At first I was skeptical that I could use a 2mg dose for cognitive improvement because of a history of smoking any tobacco product that would burn (I quit in 1981) and suspecting that, if that tolerance was preserved, I would need a Nicorette lozenge the size of a livestock salt lick. It turned out I would feel an effect before the entire lozenge would dissolve and have since cut them in half.

    My specific application is un-coupling physical and mental fatigue that started with Modafinil prescribed for “shift workers sleep disorder”. When I have a physically tough night that often is accompanied with mild dehydration, my mental clarity isn’t following along, circling the drain, which means I can still get my butt kicked but have the mental clarity to avoid getting clumsy.

    Is there a threshold for “addiction”? I can stop using it at this level and feel no compelling reason to return to it if there isn’t any performance incentive. I went through a period where I caught myself taking it as a stress response but turned that around without any rise in tolerance. Work isn’t all sweaty physical punishment and also features an office environment and I have noticed if I am using it to elevate focus for detailed work, I am more sensitive to it. If I am riding a dopamine push to engage in something complex, 1mg makes me feel “wired” and I am better off with using caffeine exclusively. What’s up with that? Is there some kind of neurotransmitter hierarchy or competition that I should be aware of or possibly exploit?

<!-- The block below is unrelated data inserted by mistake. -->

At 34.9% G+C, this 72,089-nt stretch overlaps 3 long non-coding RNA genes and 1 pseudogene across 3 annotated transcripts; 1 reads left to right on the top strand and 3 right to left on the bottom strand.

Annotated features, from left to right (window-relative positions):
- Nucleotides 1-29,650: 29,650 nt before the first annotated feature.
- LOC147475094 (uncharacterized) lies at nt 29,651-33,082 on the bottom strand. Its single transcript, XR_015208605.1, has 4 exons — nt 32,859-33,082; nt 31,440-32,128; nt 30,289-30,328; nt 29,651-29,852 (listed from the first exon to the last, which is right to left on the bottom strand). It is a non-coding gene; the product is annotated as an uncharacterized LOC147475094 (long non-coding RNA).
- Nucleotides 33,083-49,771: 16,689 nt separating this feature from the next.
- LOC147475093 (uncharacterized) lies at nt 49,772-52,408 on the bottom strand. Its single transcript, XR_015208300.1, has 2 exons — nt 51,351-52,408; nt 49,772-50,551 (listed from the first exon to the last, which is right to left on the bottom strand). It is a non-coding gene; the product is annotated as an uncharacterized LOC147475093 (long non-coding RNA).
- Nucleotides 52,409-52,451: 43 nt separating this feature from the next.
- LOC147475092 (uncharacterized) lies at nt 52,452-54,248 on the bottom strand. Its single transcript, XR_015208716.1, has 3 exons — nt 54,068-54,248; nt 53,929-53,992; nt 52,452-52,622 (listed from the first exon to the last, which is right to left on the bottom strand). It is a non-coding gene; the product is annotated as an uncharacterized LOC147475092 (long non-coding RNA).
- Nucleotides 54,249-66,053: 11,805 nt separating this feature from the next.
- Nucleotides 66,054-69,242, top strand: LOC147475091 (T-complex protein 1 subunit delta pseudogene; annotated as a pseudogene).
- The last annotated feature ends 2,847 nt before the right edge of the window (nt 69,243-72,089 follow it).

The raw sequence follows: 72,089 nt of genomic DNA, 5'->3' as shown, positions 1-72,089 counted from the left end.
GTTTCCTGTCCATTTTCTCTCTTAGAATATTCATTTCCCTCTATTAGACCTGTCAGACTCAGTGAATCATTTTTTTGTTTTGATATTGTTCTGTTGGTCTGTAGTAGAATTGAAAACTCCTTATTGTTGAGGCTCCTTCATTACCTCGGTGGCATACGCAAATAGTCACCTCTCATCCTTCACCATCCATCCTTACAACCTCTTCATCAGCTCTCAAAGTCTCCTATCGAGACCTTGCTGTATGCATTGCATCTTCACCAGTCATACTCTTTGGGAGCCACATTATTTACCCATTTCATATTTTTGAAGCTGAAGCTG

1. Michelle Silbernagel says:

      Hi Bill,

      Dr. Grunberg kindly responded to your questions!
      Regarding your comment that nicotine works well as a caffeine primer and whether science has shown that nicotine boosts the effects of other stimulants or dopamine “supporters.”

      “I cannot think of any controlled experiments that have directly tested whether nicotine has an additive or a potentiating (more than additive) effect when other stimulants or DA “supporters” are presented. What may be relevant is the observation that nicotine, unlike other stimulants, brings you up when you are down and down when you’re up. That is, nicotine has the unusual actions of acting as a stimulant when “needed” and as a “depressant” when needed. The interesting question also makes me think about the effects of the inverted U-shaped function that relates arousal to performance and hedonic responses — a fascinating phenomenon that was reported by Yerkes and Dodson in 1908 (hence, it is called the Yerkes-Dodson curve). This relationship comes to mind in response to the listener question because it would suggest that nicotine plus other stimulants would not boost nicotine’s activating effects; instead, it would likely decrease its effects as one “moves” to the right on the inverted U-shaped function. Considering that many natural behaviors (e.g., aroused mood) also are accompanied by increased DA release, a movement to the right on the inverted U-curve which would decrease arousal if starting from an aroused state may, in fact, help to explain why nicotine — usually classified as a stimulant — brings you down when you’re up.”